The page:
Do the writings of the church fathers support a literalist interpretation of Genesis 1? Young earth creationists have maintained that they do. And it is sensible to look to the Fathers as a check against our modern biases.

But before enlisting the Fathers as ammunition in our contemporary Christian debates over creation and evolution, some cautions are in order. Are we correctly representing the Fathers and their concerns? Was Basil, for instance, advocating a literal interpretation in the modern sense? How can we avoid flattening the Fathers' thinking into an indexed source book in our quest for establishing their significance for contemporary Christianity?

Craig Allert notes the abuses of patristic texts and introduces the Fathers within their ancient context, since the patristic writings require careful interpretation in their own setting. What can we learn from a Basil or Theophilus, an Ephrem or Augustine, as they meditate and expound on themes in Genesis 1? How were they speaking to their own culture and the questions of their day? Might they actually have something to teach us about listening carefully to Scripture as we wrestle with the great axial questions of our own day?

Allert's study prods us to consider whether contemporary evangelicals, laudably seeking to be faithful to Scripture, may in fact be more bound to modernity in our reading of Genesis 1 than we realize. Here is a book that resets our understanding of early Christian interpretation and the contemporary conversation about Genesis 1.

"This book is a must-read for anyone who wishes to understand the unique features of patristic exegesis. Allert provides a judicious and much-needed defense against making the early Fathers conform to various conservative versions of interpreting Scripture. Using the Genesis creation account, the reader is invited to see that the ancients were far more imaginative and biblically minded than we credit them."

D. H. Williams, professor of patristics and historical theology at Baylor University

"This is a brave and much-needed book. A church that tries to ignore the Fathers of the church deprives itself of a valuable resource. Craig Allert seeks to show how attention to how the Fathers understood Genesis 1 deepens our own understanding of creation. He cuts through a lot of misunderstanding and ignorance of the Fathers enabling us to hear them once more. Professor Allert's proposal is not so much 'Back to the Fathers' as 'Forward with the Fathers.'"

Andrew Louth, professor emeritus at Durham University

"Navigating the first chapter of Genesis, especially in light of present-day controversies, is tricky business. Craig Allert's presentation of early Christian readings of this text will help readers to understand ancient perspectives and their applicability to present concerns."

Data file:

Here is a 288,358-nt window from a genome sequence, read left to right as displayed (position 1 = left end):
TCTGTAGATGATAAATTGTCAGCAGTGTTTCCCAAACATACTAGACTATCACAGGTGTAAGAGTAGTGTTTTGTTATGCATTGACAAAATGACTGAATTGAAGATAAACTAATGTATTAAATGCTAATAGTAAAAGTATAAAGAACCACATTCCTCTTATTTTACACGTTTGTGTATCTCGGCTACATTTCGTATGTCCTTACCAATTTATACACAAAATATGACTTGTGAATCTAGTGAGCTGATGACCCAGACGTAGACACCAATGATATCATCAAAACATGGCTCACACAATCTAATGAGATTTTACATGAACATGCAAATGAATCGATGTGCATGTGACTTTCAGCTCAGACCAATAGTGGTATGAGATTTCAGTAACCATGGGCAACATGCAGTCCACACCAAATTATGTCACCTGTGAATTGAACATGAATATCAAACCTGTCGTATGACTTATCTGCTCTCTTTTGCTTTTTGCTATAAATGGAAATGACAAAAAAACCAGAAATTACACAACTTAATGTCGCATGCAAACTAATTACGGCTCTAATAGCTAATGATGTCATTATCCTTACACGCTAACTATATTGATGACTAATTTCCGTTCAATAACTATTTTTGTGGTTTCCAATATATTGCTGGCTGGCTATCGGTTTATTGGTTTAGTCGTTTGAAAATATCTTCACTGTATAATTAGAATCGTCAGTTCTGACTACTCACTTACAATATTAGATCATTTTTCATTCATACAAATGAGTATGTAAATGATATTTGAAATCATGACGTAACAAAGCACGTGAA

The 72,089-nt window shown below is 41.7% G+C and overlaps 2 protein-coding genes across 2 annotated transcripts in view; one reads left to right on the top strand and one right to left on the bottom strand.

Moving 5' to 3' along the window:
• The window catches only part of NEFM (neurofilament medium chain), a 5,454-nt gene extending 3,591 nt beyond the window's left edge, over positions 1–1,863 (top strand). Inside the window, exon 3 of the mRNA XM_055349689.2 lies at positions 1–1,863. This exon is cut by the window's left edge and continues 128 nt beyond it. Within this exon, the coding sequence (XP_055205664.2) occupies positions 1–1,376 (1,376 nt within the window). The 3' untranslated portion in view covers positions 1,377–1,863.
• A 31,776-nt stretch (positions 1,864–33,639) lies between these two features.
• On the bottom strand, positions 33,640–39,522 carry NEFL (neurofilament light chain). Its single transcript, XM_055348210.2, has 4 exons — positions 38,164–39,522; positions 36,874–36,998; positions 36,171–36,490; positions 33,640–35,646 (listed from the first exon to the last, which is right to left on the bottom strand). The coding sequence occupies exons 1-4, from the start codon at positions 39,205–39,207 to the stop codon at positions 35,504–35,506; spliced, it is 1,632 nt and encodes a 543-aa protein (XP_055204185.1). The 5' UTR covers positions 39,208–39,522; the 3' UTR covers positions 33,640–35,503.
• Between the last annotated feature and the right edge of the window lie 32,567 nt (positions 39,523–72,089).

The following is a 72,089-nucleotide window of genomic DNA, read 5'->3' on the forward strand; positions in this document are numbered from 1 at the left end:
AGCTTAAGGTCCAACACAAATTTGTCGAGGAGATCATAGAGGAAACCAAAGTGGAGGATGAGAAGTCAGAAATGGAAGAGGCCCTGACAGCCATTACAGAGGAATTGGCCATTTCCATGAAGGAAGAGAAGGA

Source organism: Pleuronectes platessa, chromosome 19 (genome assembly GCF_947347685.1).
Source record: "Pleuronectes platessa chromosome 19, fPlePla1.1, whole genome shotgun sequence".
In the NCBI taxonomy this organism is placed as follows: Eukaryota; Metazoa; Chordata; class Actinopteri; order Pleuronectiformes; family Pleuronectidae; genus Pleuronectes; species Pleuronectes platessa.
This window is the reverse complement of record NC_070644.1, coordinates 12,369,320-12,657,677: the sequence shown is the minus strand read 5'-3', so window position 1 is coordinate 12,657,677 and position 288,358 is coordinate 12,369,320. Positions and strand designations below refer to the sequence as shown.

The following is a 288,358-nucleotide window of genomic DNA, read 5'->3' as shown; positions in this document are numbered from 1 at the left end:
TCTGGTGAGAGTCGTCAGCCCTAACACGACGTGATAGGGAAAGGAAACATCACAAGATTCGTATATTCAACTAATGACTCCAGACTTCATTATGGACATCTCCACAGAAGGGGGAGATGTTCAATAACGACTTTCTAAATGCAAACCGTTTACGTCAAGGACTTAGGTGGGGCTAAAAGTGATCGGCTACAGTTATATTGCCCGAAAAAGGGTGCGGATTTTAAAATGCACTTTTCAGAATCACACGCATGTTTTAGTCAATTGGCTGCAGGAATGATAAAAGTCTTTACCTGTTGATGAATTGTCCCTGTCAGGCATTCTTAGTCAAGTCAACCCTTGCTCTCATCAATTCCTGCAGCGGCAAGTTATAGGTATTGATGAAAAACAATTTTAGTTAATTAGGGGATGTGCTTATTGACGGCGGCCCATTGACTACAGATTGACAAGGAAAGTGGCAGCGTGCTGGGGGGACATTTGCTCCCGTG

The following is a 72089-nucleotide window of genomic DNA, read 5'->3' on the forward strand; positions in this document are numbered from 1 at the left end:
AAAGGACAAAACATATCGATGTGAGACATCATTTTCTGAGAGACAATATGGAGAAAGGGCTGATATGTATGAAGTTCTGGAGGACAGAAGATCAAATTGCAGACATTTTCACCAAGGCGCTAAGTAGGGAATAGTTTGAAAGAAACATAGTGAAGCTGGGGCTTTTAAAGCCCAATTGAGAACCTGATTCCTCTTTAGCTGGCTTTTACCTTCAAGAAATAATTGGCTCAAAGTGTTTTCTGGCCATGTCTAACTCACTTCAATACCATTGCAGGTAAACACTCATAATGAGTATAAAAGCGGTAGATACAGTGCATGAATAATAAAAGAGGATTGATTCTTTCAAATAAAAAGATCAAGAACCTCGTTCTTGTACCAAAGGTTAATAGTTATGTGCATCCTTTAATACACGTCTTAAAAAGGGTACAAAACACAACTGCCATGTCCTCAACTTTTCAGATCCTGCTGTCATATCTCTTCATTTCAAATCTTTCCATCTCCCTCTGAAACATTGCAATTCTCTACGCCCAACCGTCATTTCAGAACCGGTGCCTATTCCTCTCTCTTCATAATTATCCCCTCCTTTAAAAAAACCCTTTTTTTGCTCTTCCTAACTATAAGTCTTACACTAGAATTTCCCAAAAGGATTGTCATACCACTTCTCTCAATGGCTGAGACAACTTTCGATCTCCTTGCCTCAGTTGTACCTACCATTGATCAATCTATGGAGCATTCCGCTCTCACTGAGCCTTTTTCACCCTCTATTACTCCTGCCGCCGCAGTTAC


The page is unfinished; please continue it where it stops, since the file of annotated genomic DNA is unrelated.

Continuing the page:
Christopher A. Hall, distinguished professor of theology emeritus at Eastern University, and president of Renovaré USA

"In this book Allert explains the concept of church father and their interpretations of Genesis, discusses the erroneous uses of the Fathers, and directs us to a fuller understanding of them. He treats Basil and Augustine in particular, especially Basil's homilies on Genesis. This book is an excellent antidote to fundamentalist and creationist misreadings of Genesis 1."

Mark Sheridan, professor and rector emeritus, Pontificio Ateneo S. Anselmo, Rome, Italy
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CONTENTS

Acknowledgments
Abbreviations
Introduction

Part I: Understanding the Context
1. Who Are the Church Fathers, and Why Should I Care?
2. How Not to Read the Church Fathers
3. What Does "Literal" Mean? Patristic Exegesis in Context

Part II: Reading the Fathers
4. Basil the Literalist?
5. Creation out of Nothing
6. The Days of Genesis
7. Augustine on "In the Beginning"
8. On Being like Moses

Bibliography
Author Index
Subject Index
Scripture Index

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Craig D. Allert (PhD, University of Nottingham) is professor of religious studies at Trinity Western University in Langley, British Columbia. He is the author of A High View of Scripture: Biblical Authority and the Formation of the New Testament Canon and Revelation, Truth, Canon, and Interpretation. His areas of expertise include early Christianity, church fathers, development of Christian doctrine, evangelicalism, formation of the New Testament canon, historical theology, and Justin Martyr.

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